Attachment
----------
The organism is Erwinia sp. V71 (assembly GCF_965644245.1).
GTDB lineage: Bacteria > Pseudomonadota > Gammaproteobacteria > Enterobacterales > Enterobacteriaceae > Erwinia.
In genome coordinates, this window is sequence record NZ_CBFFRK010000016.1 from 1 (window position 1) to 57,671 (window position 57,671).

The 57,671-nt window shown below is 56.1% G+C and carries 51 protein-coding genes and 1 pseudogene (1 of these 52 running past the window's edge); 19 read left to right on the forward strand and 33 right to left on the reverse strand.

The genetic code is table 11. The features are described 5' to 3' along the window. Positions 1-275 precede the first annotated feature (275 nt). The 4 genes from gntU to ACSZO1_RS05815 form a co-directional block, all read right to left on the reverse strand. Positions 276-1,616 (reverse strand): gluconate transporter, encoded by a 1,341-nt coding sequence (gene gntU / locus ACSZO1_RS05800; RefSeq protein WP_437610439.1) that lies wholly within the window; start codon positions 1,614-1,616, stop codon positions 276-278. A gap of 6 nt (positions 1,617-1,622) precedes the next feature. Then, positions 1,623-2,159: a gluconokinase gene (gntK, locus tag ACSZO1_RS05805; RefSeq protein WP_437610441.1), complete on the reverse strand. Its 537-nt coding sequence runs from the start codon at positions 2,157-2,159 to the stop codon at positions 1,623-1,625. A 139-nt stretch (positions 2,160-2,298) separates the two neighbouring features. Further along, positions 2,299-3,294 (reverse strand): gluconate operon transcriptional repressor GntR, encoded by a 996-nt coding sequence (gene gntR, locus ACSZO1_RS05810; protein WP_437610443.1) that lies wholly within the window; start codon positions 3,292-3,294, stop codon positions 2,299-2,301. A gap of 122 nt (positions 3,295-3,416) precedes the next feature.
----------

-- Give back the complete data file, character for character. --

The organism is Erwinia sp. V71 (assembly GCF_965644245.1).
GTDB lineage: Bacteria > Pseudomonadota > Gammaproteobacteria > Enterobacterales > Enterobacteriaceae > Erwinia.
In genome coordinates, this window is sequence record NZ_CBFFRK010000016.1 from 1 (window position 1) to 57,671 (window position 57,671).

The 57,671-nt window shown below is 56.1% G+C and carries 51 protein-coding genes and 1 pseudogene (1 of these 52 running past the window's edge); 19 read left to right on the forward strand and 33 right to left on the reverse strand.

The genetic code is table 11. The features are described 5' to 3' along the window. Positions 1-275 precede the first annotated feature (275 nt). The 4 genes from gntU to ACSZO1_RS05815 form a co-directional block, all read right to left on the reverse strand. Positions 276-1,616 (reverse strand): gluconate transporter, encoded by a 1,341-nt coding sequence (gene gntU / locus ACSZO1_RS05800; RefSeq protein WP_437610439.1) that lies wholly within the window; start codon positions 1,614-1,616, stop codon positions 276-278. A gap of 6 nt (positions 1,617-1,622) precedes the next feature. Then, positions 1,623-2,159: a gluconokinase gene (gntK, locus tag ACSZO1_RS05805; RefSeq protein WP_437610441.1), complete on the reverse strand. Its 537-nt coding sequence runs from the start codon at positions 2,157-2,159 to the stop codon at positions 1,623-1,625. A 139-nt stretch (positions 2,160-2,298) separates the two neighbouring features. Further along, positions 2,299-3,294 (reverse strand): gluconate operon transcriptional repressor GntR, encoded by a 996-nt coding sequence (gene gntR, locus ACSZO1_RS05810; protein WP_437610443.1) that lies wholly within the window; start codon positions 3,292-3,294, stop codon positions 2,299-2,301. A gap of 122 nt (positions 3,295-3,416) precedes the next feature.